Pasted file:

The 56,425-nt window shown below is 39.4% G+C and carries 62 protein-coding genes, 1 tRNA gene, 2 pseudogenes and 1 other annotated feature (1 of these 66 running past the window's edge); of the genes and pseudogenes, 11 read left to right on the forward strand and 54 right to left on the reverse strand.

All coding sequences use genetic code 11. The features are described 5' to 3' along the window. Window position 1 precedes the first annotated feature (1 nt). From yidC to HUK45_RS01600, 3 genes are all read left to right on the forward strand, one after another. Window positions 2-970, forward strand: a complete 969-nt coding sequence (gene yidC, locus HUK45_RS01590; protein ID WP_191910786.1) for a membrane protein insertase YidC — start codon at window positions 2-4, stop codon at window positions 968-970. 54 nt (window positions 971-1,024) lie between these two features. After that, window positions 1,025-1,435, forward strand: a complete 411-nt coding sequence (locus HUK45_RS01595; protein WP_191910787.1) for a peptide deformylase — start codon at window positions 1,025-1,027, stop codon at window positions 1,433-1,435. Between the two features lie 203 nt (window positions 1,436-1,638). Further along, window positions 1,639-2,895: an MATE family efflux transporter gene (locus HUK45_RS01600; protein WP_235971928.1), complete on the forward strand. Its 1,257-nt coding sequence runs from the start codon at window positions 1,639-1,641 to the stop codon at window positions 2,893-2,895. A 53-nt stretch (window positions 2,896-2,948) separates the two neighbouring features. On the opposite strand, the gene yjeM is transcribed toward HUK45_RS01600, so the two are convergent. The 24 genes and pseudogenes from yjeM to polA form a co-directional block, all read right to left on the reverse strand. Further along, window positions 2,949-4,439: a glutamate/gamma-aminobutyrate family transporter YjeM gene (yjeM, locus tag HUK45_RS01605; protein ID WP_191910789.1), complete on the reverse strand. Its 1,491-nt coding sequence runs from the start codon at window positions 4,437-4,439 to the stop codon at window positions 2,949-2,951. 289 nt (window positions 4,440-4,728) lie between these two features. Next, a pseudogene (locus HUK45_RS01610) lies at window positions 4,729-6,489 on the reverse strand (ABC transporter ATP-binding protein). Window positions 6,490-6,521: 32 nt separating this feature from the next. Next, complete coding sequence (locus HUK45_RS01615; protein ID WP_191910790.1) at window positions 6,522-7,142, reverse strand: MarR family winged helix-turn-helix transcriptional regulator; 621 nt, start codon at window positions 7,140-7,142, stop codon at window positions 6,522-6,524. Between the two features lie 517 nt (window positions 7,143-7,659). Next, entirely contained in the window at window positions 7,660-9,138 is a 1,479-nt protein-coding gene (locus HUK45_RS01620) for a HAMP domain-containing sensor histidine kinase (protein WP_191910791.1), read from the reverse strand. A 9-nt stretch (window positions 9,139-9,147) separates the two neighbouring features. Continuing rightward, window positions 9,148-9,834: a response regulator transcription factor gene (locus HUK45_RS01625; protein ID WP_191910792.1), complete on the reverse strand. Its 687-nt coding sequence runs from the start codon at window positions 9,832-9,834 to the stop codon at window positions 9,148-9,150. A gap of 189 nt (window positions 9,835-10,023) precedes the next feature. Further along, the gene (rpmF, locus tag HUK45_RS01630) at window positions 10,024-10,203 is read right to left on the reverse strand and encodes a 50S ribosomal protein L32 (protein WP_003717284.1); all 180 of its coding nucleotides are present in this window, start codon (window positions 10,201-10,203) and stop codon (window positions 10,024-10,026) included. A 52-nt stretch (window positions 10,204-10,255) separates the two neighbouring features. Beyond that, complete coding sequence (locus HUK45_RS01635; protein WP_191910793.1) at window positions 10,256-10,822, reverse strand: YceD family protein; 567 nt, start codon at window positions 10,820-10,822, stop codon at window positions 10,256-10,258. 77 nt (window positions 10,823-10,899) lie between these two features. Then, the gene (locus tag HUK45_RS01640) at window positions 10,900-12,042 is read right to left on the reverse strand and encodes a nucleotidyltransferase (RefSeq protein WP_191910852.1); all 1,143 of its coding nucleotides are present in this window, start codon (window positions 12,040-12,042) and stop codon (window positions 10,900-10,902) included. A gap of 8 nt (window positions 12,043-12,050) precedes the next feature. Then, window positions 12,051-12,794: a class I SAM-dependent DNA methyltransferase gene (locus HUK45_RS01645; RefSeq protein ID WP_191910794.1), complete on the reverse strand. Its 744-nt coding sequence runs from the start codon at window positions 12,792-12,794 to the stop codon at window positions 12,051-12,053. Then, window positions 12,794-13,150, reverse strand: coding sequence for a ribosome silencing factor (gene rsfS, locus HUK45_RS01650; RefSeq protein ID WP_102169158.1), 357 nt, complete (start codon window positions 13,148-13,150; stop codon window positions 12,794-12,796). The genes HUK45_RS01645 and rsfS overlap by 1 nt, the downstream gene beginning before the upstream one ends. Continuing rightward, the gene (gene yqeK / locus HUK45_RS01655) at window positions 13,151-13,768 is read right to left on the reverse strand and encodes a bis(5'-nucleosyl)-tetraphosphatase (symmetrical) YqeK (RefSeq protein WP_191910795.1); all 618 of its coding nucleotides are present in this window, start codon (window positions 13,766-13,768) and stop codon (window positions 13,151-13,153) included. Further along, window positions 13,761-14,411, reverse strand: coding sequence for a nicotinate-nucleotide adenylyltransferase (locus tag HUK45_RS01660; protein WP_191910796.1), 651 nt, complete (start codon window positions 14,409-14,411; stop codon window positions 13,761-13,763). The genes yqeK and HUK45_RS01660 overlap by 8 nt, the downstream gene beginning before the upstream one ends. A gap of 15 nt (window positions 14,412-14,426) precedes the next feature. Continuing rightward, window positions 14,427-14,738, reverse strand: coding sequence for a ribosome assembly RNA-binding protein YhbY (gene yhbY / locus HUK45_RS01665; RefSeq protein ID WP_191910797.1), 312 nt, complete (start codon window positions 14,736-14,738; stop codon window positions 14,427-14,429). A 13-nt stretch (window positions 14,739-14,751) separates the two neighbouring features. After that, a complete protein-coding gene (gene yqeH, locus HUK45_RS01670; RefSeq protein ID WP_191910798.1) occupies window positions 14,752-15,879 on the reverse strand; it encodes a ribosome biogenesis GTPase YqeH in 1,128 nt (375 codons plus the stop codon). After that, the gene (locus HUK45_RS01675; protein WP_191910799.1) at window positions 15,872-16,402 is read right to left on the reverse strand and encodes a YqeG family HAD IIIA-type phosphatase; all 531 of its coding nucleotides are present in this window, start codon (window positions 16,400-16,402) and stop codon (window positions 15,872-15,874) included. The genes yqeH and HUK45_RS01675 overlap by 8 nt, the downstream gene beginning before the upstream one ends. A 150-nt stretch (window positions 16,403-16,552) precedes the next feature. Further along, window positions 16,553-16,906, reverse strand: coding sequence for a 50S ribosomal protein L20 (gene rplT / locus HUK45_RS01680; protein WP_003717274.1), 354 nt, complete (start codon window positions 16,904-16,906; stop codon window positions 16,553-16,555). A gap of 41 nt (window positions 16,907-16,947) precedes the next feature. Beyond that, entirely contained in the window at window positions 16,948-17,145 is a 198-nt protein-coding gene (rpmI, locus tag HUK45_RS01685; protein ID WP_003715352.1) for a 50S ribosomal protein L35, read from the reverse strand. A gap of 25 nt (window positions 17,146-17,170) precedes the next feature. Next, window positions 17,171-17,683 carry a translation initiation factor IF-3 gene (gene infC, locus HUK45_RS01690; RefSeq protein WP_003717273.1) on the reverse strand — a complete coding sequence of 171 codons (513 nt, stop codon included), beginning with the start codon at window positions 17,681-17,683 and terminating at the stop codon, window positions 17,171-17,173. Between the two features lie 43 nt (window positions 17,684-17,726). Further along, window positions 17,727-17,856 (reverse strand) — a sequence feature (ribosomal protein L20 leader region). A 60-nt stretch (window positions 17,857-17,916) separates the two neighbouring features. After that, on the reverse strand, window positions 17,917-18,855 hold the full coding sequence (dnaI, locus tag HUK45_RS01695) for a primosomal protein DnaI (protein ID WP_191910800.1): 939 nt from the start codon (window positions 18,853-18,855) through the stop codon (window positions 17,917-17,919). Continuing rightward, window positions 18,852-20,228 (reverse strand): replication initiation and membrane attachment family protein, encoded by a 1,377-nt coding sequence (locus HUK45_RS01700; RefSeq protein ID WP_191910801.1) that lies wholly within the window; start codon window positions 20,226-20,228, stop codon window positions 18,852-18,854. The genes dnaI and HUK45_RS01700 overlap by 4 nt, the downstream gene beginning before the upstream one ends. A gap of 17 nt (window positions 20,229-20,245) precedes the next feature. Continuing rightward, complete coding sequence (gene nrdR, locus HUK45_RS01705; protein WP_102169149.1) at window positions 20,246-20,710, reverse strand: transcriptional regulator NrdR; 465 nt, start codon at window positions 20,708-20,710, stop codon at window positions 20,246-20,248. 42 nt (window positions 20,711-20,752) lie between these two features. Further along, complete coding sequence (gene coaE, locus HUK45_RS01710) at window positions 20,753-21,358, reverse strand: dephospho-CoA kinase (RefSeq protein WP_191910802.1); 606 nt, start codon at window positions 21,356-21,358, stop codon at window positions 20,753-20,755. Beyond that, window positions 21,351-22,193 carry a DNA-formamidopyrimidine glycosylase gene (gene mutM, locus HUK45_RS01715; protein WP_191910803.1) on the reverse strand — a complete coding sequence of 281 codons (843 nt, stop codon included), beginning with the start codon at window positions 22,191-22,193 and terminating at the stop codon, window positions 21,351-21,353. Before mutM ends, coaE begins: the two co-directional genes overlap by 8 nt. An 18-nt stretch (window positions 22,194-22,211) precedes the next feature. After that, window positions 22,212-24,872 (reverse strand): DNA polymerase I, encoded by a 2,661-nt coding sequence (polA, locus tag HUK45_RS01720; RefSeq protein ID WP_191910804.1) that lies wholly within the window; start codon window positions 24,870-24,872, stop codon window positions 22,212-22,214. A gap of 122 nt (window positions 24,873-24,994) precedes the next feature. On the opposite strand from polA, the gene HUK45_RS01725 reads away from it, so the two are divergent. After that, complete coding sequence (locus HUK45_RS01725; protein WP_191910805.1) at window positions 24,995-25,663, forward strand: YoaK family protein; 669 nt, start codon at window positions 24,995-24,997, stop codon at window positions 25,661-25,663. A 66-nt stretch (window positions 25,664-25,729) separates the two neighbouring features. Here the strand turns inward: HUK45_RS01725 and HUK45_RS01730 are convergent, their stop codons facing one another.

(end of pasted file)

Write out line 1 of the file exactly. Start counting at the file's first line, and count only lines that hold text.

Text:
The 56,425-nt window shown below is 39.4% G+C and carries 62 protein-coding genes, 1 tRNA gene, 2 pseudogenes and 1 other annotated feature (1 of these 66 running past the window's edge); of the genes and pseudogenes, 11 read left to right on the forward strand and 54 right to left on the reverse strand.